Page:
Stimulated: Does S. Korea offer hope for bailouts?


Korean manufacturers are retraining workforce to help bail out the ailing economy.
It was a photo finish, but South Korea surprised market watchers by narrowly avoiding recession.

Instead of an expected downturn, Asia’s fourth-largest economy squeaked out slight first-quarter GDP growth of 0.1 percent, rather than contracting by .2 percent as expected, according to the Bank of Korea. This could signal good news for the global economy, because South Korea was battered harder than other Asian economies by the U.S. credit crisis. The slight increase serves notice to other economies that government stimulus plans may be the way forward, as the South Korean government rushed through a $37 billion stimulus package last year. “The larger interpretation of these surprising results is that government spending made a big difference. … We saw rises in construction as well as consumption in (South) Korea,” said Frederic Neumann, a senior economist for HSBC. “People can treat (government stimulus) with skepticism, but this is the first data point from the region which shows that government pump-priming does work.” That was also reflected in the South Korean equity markets, which are up 20 percent this year after falling 40 percent in 2008. Consumer spending was up 1.8 percent year-on-year this quarter, proof that “private consumption is not as weak as previously thought,” Neumann added. Economists say unprecedented interest rate cuts are helping, as well as the weak Korean currency, the won, which is providing a lifeline for Korean exports. For example, Samsung Electronics had better-than-expected first-quarter profits of $460 million, thanks to steady demand for handsets and flat-panel televisions. As the Korean economy holds steady, the government has launched ambitious plans to forestall growing unemployment by calling on managers to take pay cuts and asking staff to stay fewer hours or work in shifts. Watch South Korea’s finance minister talk to CNN ยป “We think that this is a very Korean way of dealing with the situation, because Korean people, in a crisis, tend to come together,” South Korea Finance Minister Yoon Jeung-Hyun told CNN.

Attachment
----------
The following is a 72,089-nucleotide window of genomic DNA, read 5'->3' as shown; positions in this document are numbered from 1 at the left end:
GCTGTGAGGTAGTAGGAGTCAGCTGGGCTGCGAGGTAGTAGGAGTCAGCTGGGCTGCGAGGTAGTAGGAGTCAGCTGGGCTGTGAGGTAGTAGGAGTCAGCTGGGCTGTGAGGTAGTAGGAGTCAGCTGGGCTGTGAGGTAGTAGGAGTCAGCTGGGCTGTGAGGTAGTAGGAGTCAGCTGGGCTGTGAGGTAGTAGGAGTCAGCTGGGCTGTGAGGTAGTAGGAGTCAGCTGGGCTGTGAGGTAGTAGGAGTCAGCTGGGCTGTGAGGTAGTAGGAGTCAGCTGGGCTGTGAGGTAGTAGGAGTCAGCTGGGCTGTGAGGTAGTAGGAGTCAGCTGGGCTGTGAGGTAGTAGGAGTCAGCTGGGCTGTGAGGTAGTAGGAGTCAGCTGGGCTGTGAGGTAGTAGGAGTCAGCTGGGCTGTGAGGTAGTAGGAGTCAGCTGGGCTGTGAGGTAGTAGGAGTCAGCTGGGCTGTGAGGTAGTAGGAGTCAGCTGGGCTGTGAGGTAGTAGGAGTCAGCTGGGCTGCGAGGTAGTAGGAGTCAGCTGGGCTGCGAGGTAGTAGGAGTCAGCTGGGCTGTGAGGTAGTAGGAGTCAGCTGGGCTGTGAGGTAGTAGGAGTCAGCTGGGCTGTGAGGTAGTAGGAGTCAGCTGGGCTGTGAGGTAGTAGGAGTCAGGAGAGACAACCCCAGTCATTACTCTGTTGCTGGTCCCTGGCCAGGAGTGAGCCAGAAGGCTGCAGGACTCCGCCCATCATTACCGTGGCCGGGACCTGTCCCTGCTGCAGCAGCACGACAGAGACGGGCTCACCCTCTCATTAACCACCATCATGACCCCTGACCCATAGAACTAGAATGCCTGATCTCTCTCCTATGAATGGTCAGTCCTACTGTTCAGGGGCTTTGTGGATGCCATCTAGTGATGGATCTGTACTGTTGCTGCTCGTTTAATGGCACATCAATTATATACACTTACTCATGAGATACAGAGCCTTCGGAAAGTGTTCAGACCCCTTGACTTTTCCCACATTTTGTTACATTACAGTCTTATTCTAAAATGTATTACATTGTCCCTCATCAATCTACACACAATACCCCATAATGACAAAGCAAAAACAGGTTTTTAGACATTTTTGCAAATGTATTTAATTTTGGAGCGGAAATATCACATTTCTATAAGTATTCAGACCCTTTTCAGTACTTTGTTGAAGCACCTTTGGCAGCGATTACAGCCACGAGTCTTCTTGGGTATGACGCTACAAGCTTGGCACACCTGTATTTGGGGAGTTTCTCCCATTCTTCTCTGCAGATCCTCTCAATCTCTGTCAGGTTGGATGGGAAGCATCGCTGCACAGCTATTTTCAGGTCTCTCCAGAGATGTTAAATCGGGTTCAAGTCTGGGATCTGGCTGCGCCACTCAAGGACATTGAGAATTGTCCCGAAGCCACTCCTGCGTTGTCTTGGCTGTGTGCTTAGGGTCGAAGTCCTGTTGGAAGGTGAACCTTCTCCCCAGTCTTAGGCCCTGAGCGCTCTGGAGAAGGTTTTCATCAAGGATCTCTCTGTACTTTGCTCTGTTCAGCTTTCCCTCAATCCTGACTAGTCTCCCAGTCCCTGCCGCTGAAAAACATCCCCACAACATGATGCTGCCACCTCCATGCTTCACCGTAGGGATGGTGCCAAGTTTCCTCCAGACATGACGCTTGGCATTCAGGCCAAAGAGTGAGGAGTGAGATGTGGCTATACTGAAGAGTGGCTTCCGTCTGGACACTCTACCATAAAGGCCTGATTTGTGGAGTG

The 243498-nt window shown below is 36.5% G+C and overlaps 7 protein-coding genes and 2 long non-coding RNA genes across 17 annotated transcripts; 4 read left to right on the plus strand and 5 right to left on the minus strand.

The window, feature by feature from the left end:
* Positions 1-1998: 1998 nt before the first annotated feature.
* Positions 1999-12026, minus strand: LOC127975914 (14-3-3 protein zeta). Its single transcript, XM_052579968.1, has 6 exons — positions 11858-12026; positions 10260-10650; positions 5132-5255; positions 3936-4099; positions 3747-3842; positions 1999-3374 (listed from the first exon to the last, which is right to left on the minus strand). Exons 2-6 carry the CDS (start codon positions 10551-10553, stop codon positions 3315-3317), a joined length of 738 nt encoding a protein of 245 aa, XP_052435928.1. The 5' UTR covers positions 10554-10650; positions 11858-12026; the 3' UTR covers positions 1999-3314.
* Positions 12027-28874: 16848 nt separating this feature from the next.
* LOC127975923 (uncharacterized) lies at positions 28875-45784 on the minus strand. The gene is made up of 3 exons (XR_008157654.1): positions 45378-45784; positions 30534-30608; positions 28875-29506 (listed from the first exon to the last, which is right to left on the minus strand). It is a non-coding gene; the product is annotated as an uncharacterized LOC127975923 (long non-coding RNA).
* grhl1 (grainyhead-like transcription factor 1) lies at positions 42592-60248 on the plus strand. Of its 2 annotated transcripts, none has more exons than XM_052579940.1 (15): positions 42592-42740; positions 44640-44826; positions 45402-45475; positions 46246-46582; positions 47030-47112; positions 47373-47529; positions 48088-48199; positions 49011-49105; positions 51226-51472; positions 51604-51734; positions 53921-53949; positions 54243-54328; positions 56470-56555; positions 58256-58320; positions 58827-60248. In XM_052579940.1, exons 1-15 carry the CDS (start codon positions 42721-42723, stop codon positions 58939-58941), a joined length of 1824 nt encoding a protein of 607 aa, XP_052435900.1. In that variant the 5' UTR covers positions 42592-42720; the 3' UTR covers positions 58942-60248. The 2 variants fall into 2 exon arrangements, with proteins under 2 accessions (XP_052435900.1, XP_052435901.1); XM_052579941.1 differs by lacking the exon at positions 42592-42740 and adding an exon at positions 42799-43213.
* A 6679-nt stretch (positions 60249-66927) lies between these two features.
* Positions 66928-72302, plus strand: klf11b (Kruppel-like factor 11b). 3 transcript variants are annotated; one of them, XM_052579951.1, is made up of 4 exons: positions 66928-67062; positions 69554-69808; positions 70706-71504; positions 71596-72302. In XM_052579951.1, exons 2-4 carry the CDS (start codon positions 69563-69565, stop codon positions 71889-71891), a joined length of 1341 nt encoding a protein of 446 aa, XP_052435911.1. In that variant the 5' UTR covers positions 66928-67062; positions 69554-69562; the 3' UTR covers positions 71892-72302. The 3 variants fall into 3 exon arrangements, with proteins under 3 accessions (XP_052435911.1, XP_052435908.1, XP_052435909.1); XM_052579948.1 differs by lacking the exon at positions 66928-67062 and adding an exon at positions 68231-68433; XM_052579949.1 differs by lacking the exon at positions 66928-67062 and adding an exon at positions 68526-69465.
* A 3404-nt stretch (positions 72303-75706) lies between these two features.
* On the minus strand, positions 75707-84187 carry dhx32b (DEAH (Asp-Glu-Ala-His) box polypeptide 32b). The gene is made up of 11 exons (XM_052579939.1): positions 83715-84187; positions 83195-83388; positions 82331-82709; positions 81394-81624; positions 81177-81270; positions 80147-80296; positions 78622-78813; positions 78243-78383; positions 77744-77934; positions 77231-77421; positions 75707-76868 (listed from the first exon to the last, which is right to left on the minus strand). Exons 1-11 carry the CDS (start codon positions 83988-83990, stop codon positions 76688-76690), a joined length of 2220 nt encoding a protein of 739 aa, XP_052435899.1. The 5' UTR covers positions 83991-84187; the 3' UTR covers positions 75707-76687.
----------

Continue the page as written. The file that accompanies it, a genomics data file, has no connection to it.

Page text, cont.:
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Critics fear the nationwide zeal to save jobs now could make companies inefficient later by keeping too many people on the payroll and not providing flexibility to react to global market forces.

Yoon disagreed: “We are not forcing it on them. What we are trying to do is provide incentives so that it is easier to make the choice.” At 4 percent, unemployment is at a three-year high in Korea, where unions are a strong force in the nation’s politics.

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